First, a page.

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Kids’ TV Show on Sleep, Created by Duquesne Professor, to Air Locally and Across Country

Over the next month, TV viewers in major cities including Pittsburgh, Boston, New York, Washington D.C., Miami, Chicago, Los Angles, San Francisco, San Diego, Denver, Salt Lake City, St. Louis and other locations in 34 states can tune into a one-hour show/mini-movie focused on sleep and encouraging kids to ask experts questions. 

The Scientastic! program Are You Sleeping? Dorrmez Vous?, aimed at 8- to 13-year-olds, will air in Pittsburgh on WQED on Sunday, April 6, at 7 p.m. and repeat on Sunday, April 13, at noon. The show is part of the multifaceted multimedia science literacy efforts of Dr. John Pollock, associate professor of biological sciences at Duquesne University.

Over the next month, nearly 100 public television stations will air the episode, which was produced in partnership with David Caldwell of Planet Earth Television. Original support was provided by the Science Education Partnership Awards from the National Institutes of Health and the U.S. Department of Education as well from the National Science Foundation and UPMC, among other funders.

The show starts with 14-year-old Cassie staying up all night to study for a math test that is ultimately a disaster. Beginning to see that every person in her family and most of her classmates could use more sleep, Cassie asks questions: Why didn't she learn? And why do we sleep the way we do? She starts exploring the library and tracking down experts across the city, as she and her younger brother search for the answers by visiting a sleep lab, zoo, botanical gardens, an art studio, an observatory, even a cave.

Students from the Pittsburgh Public School's Creative and Performing Arts magnet school and Winchester Thurston School add their skills to the production.

Pollock, who conducts basic science research on the nervous system, also focuses on STEM (science, technology, engineering and math) and health literacy. With this show, he explores issues surrounding the national trend toward the lack of sleep and its significant impact on our lives.

According to the national Centers for Disease Control, most children need about 10 hours of quality sleep a night but typically get far less-and adults are no better. The lack of quality sleep profoundly affects our capacity to learn and make decisions. "Getting enough sleep helps us be better learners, evens out our emotions and helps us stay healthy in almost every way you can imagine," noted Pollock.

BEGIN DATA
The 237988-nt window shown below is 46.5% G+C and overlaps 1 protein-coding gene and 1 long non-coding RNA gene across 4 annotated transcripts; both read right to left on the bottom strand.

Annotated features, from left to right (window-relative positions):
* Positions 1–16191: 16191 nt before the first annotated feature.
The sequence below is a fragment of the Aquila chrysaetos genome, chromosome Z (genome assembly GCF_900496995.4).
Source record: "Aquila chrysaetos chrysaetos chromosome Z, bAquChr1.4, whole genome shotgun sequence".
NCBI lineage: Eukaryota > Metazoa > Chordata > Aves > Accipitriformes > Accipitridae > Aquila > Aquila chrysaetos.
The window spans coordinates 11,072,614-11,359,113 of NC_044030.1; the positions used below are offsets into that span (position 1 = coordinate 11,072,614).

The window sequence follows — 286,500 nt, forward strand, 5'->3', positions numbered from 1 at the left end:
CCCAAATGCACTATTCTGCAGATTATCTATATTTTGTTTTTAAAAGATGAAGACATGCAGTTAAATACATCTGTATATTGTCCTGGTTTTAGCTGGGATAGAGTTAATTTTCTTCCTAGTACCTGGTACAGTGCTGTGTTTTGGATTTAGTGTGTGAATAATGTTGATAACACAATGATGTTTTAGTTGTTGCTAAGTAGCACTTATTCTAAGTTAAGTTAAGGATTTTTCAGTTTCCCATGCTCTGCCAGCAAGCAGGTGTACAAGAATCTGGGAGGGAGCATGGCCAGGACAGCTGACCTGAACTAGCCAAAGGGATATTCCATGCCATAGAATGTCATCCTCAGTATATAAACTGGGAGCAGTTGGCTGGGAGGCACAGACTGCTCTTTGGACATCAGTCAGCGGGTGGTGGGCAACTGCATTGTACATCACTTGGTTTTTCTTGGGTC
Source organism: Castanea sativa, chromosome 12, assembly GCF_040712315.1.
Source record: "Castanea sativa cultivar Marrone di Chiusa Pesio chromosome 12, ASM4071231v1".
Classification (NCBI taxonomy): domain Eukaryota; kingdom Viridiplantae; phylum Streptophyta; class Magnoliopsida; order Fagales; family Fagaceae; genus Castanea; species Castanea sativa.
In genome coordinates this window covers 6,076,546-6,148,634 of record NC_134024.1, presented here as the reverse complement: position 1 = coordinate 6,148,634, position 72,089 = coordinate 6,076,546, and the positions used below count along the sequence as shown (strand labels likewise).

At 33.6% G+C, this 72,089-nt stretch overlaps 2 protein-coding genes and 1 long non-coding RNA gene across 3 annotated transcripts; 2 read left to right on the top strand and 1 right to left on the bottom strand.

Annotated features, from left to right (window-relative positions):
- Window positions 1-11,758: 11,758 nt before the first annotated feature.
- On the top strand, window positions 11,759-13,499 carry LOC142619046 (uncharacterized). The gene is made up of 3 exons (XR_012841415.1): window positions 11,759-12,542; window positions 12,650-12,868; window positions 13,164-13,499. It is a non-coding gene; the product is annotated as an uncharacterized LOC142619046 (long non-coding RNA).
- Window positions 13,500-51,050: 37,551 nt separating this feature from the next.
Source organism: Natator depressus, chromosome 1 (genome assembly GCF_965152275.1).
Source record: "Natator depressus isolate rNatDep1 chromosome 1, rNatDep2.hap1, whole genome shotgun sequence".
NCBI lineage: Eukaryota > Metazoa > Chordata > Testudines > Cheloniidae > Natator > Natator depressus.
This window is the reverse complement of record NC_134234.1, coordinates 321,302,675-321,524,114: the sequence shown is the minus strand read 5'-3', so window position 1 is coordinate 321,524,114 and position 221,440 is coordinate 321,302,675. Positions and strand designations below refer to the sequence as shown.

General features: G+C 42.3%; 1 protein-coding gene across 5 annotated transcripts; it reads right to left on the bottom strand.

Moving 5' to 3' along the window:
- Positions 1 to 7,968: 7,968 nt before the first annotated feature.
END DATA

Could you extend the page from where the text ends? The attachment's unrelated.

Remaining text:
Studies that Pollock and his team have conducted on Scientastic! indicate that the portrayal of inquisitive behavior positively impacts viewers-especially children-to become more confident in asking scientific questions and to be more likely to ask experts questions, improving their knowledge and their data-gathering skills.

The science is solid, but the singing and dancing add fun.

"I think if we realize that everyday science is all around us and that by exploring it, we can have even more fun knowing why things are the way they are," Pollock said. "Just like we teach kids to play baseball, soccer or some other sport, it's for the love of the game, for health and so they can enjoy it the rest of their lives. We don't expect every one of them to grow up to be an Olympian or a pro. Science is the same: learn it for the fun and love of it, and enjoy learning the rest of your life."

To learn more about the show and the science behind the program, catch a sneak preview. Later, visit www.ScientasticTV.com.

Duquesne University

Founded in 1878, Duquesne is consistently ranked among the nation's top Catholic universities for its award-winning faculty and tradition of academic excellence. Duquesne, a campus of nearly 10,000 graduate and undergraduate students, has been nationally recognized for its academic programs, community service and commitment to sustainability. Follow Duquesne University on Facebook, Twitter and Instagram.
www.duq.edu